It is argued that to make the price comparisons truly relevant the ACCC would have to identify the exact products they have chosen and which stores they have gone to (rather than just say Coles – Inner Melbourne, for example). This would allow consumers a greater understanding of the competitiveness of supermarkets in their area. But, they can’t do this because of fears that supermarkets will keep their prices down in those stores and on those product ranges only – which would then make the survey irrelevant.

Chris Bowen, Minister for Consumer Affairs, suggested upon responding to the ACCC’s report that the website would be revised to deal with any issues of retailers and consumers. “Over the coming months we’ll be working with retailers and consumer organisations to further enhance the website with additional information and applications to help consumers make more informed purchasing decisions,” a statement read. “The website will provide a guide to consumers as to the cheaper supermarkets in their region. Consumers will then be able to make their choices based on customer service, convenience and other factors.”

“The intention … is to provide consumers with that choice or information over time about one supermarket chain versus another … against a basket of goods and we’ll continue to refine this over time,” Prime Minister Kevin Rudd added.

Retail body, the Australian Retailers Association (ARA), has urged the Rudd Government to look at other issues, which may be impacting grocery prices. “Labour rates and occupancy costs are the two significant overheads for retailers. Currently the cost of occupancy is well above what the retail sector should be paying as a percentage of direct costs to bring goods to market while maintaining a sustainable profit margin,” ARA’s Executive Director Richard Evans said. “If the Government really wants to reduce grocery prices they should be showing some leadership on the issue of retail leasing.”

“We need to start finding real solutions to reduce grocery prices rather than the smoke and mirrors approach the Rudd Government has taken so far with unit pricing and the GROCERYchoice website,” Evans claimed. “With the mooted labour reform, award modernisation and the introduction of Emissions Trading Scheme (ETS) there is a lot of uncertainty for retailers at the moment.”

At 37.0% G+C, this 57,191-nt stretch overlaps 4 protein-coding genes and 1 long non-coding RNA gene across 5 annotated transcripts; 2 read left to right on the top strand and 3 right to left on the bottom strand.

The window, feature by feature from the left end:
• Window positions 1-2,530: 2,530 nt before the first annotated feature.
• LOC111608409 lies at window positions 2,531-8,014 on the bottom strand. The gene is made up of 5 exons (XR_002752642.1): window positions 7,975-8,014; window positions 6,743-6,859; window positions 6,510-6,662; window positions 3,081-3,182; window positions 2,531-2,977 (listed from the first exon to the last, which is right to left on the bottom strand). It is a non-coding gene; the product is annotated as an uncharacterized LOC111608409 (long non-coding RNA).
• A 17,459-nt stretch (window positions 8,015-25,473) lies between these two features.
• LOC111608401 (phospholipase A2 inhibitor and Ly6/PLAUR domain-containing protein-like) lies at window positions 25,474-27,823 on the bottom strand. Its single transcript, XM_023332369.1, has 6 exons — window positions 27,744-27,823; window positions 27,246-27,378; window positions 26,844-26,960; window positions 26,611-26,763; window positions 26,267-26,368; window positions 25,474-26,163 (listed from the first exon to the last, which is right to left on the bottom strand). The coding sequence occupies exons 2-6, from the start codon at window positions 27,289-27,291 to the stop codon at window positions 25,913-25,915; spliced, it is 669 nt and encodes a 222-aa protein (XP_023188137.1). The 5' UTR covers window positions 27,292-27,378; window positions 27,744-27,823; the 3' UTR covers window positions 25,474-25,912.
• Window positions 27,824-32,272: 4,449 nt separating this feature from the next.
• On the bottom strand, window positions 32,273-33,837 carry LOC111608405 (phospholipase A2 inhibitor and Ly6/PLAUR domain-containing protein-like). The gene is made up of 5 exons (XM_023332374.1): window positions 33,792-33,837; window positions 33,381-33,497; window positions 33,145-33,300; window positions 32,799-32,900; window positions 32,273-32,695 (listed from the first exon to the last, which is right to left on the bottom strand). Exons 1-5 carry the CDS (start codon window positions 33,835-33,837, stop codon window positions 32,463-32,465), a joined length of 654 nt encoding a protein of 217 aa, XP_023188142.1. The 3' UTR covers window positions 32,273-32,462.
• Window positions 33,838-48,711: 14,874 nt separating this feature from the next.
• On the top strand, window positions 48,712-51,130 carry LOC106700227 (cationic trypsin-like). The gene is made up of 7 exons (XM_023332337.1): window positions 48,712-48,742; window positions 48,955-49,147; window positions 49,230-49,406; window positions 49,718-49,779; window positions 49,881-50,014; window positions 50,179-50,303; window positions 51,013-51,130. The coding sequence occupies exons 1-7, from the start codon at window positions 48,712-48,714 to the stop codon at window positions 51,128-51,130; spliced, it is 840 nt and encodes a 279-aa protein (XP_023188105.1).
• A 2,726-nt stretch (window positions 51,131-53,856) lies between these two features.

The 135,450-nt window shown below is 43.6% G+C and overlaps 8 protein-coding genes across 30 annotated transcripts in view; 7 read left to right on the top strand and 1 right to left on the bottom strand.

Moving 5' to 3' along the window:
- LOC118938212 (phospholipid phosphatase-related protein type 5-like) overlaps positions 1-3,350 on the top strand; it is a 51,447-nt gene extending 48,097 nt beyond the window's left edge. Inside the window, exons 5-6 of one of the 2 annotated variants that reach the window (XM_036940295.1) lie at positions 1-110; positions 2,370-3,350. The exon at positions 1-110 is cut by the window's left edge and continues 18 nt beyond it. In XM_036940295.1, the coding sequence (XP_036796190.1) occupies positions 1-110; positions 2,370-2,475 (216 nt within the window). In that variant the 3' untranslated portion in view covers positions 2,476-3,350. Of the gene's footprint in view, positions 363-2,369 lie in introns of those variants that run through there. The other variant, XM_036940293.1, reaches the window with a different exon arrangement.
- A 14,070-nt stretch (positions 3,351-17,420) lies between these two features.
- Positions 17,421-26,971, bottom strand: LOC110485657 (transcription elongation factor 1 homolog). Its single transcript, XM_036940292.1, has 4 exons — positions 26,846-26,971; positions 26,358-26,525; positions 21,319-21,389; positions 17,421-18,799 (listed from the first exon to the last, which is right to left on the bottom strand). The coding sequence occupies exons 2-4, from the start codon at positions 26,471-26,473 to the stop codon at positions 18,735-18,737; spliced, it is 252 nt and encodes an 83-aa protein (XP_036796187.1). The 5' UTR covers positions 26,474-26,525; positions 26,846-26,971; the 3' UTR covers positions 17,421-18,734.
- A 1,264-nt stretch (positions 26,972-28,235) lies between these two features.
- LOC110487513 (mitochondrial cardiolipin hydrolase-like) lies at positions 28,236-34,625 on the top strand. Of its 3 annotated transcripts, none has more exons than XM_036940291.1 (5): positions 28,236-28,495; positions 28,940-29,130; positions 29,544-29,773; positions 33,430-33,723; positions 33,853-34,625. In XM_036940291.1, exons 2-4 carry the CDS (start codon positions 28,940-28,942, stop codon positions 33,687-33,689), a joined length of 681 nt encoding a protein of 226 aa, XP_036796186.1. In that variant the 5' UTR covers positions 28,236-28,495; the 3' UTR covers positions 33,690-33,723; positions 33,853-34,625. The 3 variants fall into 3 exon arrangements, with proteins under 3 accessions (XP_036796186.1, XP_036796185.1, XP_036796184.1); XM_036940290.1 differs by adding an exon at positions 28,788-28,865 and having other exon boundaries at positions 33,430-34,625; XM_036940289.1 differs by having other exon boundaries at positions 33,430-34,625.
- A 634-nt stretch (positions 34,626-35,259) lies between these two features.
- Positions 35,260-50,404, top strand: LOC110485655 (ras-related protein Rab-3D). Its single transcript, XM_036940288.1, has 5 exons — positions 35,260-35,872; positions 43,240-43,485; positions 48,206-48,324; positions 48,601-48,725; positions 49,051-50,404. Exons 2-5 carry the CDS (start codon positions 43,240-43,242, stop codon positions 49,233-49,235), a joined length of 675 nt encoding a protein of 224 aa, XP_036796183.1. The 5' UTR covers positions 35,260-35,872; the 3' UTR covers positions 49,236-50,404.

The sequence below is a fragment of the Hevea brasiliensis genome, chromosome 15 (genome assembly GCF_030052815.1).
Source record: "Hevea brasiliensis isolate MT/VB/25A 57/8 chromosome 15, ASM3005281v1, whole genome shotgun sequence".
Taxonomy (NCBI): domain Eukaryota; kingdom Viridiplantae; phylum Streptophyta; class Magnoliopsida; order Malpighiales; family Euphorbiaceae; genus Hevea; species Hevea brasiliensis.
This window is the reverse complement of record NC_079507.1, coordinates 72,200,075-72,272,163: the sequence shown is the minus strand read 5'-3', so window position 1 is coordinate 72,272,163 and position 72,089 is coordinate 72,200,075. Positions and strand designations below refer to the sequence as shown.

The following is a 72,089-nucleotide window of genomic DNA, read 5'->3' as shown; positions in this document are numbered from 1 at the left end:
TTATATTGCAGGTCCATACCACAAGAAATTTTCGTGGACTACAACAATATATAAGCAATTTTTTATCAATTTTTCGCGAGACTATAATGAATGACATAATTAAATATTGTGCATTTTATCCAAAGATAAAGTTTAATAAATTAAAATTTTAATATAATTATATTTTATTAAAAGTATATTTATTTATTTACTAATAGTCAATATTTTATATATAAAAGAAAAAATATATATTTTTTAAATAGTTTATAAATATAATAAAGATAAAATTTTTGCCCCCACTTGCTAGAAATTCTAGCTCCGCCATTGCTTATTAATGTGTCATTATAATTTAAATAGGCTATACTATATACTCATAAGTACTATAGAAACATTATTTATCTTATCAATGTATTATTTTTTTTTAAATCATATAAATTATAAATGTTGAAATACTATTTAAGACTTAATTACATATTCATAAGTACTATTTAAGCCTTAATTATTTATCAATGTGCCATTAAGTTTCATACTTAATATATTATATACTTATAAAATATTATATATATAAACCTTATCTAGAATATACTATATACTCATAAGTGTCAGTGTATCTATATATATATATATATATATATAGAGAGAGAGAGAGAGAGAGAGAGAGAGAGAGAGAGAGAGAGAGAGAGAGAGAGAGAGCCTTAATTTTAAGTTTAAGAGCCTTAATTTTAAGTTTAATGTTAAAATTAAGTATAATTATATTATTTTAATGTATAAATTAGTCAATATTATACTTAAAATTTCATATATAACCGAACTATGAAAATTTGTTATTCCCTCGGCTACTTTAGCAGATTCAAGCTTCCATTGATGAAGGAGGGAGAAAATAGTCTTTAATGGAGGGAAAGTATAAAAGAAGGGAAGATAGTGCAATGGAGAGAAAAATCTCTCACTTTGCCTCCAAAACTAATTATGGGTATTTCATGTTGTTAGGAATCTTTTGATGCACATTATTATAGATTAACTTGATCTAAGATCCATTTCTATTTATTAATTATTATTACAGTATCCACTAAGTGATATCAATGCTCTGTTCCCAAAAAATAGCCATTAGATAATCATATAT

The Australian National Retail Association thought the website concept was a little “broad”. “We welcome anything that helps consumers make informed choices about where they shop, however the GROCERYchoice website takes a broad-brush approach. It is not specific to towns and suburbs and the information will be out of date fairly quickly,” ANRA CEO Margy Osmond said.

The Liberal Party has condemned the site as “anti-competitive”. “In claiming that the prices of independent supermarkets are generally higher than for the large chains, no consideration is given to value for money from the convenience, quality and customer service provided by independent supermarkets,” argued Julie Bishop, Acting Leader of the Opposition. “Far from promoting competition, the website presents highly selective information that cannot provide an accurate picture of the value for money provided by individual supermarkets.”

The GROCERYchoice website met with great interest upon launch, with 517,000 hits in its first three hours of operation yesterday.

It can be found at: